Debut CD “a-mé”

Debut Album “a-mé”

“Hiroe’s inventive writing and playing are full of surprises. Her music makes me smile!” – Russell Ferrante, Yellowjackets, two-time Grammy winner

Hiroe’s first full-fledged CD album is now complete and available! Her 20 years of playing experience and all her energy and talent were put into her piano plays, arrangements, and her own compositions in this CD. Her brilliant piano was accompanied by LA’s such top-notch musicians as Peter Erskine (drums), Tony Dumas (Bass), Bob Sheppard (soprano and tenor saxophones), et al, and the CD was produced by Russell Ferrante, the keyboardist/arranger/composer of the two-time grammy award winner group, Yellowjackets.

Hiroe Sekine – Piano

John Daversa – Trumpet

Bob McChesney – Trombone

Bob Sheppard – Tenor and Soprano Saxophone, Flute

Tony Dumas – Bass

Peter Erskine – Drums

Chris Wabich – Drums

Aaron Serfati – Percussion

Produced by Russell Ferrante

“The harmonization of “If I Were A Bell” is alluring in it’s delivery…This disc mixes the pulse of jazz with the ambience of a Japanese garden to utmost perfection.” –George W. Harris by

“If you are like me, the last thing you are looking for in a modern jazz album is another run-out cut of “All The Things You Are.” During my first listen of Hiroe Sekine’s debut album A-me, I found myself stopped in the middle of the street (I was walking the dog at the time), fumbling for my i-Pod, trying to find the name of the track I was listening… This is not your everyday “All The Things You Are.” This is different. This is what it means to put a new spin on an old tune.”

“… the one track I keep coming back to over and over again is her solo piano take on Cole Porter’s “Every Time We Say Good-Bye.” Stripped down and to-the-point, beautiful music always speaks for itself and this is no exception.
A-me is a solid album that will be on my playlist for some time to come. Tracks to listen to: “Minority,” “All The Things You Are,” “A-me,” and “Every Time We Say Good-Bye.” — Aaron Craven,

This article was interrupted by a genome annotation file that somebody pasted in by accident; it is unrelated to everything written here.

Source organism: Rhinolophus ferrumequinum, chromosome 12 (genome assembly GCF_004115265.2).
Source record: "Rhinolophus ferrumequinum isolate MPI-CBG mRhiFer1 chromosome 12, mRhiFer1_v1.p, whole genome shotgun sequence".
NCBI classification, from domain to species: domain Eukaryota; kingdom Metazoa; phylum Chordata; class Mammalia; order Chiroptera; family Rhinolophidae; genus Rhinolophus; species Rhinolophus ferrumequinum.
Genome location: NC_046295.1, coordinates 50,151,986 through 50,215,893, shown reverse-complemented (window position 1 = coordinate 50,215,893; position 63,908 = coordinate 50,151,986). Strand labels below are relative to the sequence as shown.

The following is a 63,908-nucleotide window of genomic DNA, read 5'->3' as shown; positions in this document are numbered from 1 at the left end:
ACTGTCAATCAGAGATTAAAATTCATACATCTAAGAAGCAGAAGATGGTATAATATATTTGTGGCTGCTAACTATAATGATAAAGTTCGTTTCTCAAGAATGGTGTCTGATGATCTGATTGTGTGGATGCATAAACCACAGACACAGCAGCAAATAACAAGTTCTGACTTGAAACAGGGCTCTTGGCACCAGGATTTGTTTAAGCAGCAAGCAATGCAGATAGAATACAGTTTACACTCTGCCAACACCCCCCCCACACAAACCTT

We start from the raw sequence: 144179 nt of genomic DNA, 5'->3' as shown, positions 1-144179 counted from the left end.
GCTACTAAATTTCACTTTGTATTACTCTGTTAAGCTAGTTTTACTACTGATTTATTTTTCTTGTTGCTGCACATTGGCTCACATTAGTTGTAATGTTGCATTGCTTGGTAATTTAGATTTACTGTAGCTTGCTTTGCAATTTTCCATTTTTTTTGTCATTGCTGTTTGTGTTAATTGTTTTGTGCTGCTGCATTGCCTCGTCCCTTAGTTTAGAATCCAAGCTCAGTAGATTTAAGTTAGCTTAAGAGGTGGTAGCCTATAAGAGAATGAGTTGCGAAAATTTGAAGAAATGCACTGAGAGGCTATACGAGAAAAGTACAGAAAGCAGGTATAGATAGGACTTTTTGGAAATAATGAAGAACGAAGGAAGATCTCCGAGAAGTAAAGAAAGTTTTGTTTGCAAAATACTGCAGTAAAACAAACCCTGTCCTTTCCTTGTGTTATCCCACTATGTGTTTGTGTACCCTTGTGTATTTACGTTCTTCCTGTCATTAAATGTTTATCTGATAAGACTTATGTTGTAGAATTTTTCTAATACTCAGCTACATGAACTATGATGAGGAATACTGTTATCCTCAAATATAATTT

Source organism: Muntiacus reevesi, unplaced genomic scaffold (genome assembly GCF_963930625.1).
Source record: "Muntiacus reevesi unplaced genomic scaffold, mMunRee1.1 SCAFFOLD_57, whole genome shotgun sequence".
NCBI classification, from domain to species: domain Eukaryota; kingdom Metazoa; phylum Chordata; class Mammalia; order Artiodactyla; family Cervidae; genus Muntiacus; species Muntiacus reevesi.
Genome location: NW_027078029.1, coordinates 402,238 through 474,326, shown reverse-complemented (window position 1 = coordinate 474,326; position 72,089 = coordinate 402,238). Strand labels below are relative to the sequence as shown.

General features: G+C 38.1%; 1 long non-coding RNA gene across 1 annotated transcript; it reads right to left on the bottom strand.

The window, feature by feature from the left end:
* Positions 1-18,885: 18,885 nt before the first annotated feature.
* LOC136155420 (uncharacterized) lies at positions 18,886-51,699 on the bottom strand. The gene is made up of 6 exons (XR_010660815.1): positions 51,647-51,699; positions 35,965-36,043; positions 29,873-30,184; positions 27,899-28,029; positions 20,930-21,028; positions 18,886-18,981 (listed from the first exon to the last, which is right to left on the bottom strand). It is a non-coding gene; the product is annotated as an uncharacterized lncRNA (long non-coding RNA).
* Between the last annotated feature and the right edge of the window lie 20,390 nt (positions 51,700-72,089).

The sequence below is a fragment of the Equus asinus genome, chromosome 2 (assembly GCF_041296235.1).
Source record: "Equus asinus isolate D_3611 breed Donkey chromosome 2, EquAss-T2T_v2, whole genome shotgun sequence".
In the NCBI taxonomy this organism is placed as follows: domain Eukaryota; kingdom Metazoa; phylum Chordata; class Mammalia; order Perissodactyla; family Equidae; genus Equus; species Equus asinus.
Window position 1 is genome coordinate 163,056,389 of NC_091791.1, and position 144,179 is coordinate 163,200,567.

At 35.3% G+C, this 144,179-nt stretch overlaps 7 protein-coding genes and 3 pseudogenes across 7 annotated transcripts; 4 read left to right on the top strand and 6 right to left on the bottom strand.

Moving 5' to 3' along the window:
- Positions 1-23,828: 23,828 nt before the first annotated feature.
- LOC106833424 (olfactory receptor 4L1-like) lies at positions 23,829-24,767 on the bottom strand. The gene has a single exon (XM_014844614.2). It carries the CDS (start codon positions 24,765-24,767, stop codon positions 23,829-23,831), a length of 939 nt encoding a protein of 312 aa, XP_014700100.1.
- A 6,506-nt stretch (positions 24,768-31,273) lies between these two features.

“A fresh, new voice on the piano!” — Dr. Brad Stone, KSJS-FM, San Jose

“On the first time out, Sekine seems to do everything right: performance, group interplay, composition and creative arrangements of standards.”-Pico, Somethingelse

“She is a refreshing gas. Hiroe takes timeless material and takes it to a new musical dimention.” -Chuck Workman, WICU-FM, Indianapolis

“Sekine refreshes and redefines “Minority” with a hip arrangement that serves as a springboard for fertile solos from Hiroe and her top drawer band members. Her original compositions display a sense of originality and maturity associated with artists well beyond her age.” -Gary G. Vercelli, Capital Public Radio, Sacramento

Japanese pianist Hiroe Sekine has been playing and arranging music in the United States for two decades, but she has just released her first album. One listen to “A-mé” (rain) and you will wonder what took her so long. She is not only a brilliant pianist (as evidenced by her extended solo on “All The Things You Are”), she is also a wonderfully original arranger. Her album contains many standards, but among the finest tracks are her three compositions, the jaunty “Little Monster,” the little-big-band tour de force “Sand-Smog,” and the gorgeously evocative title tune. One indication of the respect she has garnered over years of working for others is the quality of musicians she recruited for her debut. Among the stellar players are Peter Erskine on drums; Bob McChesney, trombone; Bob Sheppard, sax; and Russell Ferrante, synthesizer. But none of them are needed for perhaps the most beautiful track on the album: a magnificent solo piano redition of Cole Porter’s “Ev’ry Time We Say Goodbye.” -Rochester City Newspaper